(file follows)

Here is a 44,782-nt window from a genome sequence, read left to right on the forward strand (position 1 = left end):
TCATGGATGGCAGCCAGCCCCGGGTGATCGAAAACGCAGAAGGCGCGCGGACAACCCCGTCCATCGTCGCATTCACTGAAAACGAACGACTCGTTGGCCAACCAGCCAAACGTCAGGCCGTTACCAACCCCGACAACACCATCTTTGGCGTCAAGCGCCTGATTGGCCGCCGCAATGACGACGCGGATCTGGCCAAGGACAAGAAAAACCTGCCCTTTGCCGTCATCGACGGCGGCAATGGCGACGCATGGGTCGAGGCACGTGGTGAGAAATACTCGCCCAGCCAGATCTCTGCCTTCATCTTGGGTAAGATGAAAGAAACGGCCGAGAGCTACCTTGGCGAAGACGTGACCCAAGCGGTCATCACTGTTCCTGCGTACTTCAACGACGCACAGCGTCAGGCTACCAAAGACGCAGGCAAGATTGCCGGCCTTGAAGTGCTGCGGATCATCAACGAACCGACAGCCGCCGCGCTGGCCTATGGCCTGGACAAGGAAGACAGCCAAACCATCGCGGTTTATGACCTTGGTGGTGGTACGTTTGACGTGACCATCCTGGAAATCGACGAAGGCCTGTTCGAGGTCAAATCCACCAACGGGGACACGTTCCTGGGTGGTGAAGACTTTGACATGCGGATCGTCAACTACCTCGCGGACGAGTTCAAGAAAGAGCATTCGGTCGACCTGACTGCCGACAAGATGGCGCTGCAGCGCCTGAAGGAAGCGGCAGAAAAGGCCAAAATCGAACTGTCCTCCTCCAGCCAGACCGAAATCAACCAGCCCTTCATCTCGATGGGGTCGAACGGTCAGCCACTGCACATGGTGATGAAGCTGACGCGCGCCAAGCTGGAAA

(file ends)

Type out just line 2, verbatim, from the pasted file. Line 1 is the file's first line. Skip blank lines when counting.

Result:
TCATGGATGGCAGCCAGCCCCGGGTGATCGAAAACGCAGAAGGCGCGCGGACAACCCCGTCCATCGTCGCATTCACTGAAAACGAACGACTCGTTGGCCAACCAGCCAAACGTCAGGCCGTTACCAACCCCGACAACACCATCTTTGGCGTCAAGCGCCTGATTGGCCGCCGCAATGACGACGCGGATCTGGCCAAGGACAAGAAAAACCTGCCCTTTGCCGTCATCGACGGCGGCAATGGCGACGCATGGGTCGAGGCACGTGGTGAGAAATACTCGCCCAGCCAGATCTCTGCCTTCATCTTGGGTAAGATGAAAGAAACGGCCGAGAGCTACCTTGGCGAAGACGTGACCCAAGCGGTCATCACTGTTCCTGCGTACTTCAACGACGCACAGCGTCAGGCTACCAAAGACGCAGGCAAGATTGCCGGCCTTGAAGTGCTGCGGATCATCAACGAACCGACAGCCGCCGCGCTGGCCTATGGCCTGGACAAGGAAGACAGCCAAACCATCGCGGTTTATGACCTTGGTGGTGGTACGTTTGACGTGACCATCCTGGAAATCGACGAAGGCCTGTTCGAGGTCAAATCCACCAACGGGGACACGTTCCTGGGTGGTGAAGACTTTGACATGCGGATCGTCAACTACCTCGCGGACGAGTTCAAGAAAGAGCATTCGGTCGACCTGACTGCCGACAAGATGGCGCTGCAGCGCCTGAAGGAAGCGGCAGAAAAGGCCAAAATCGAACTGTCCTCCTCCAGCCAGACCGAAATCAACCAGCCCTTCATCTCGATGGGGTCGAACGGTCAGCCACTGCACATGGTGATGAAGCTGACGCGCGCCAAGCTGGAAA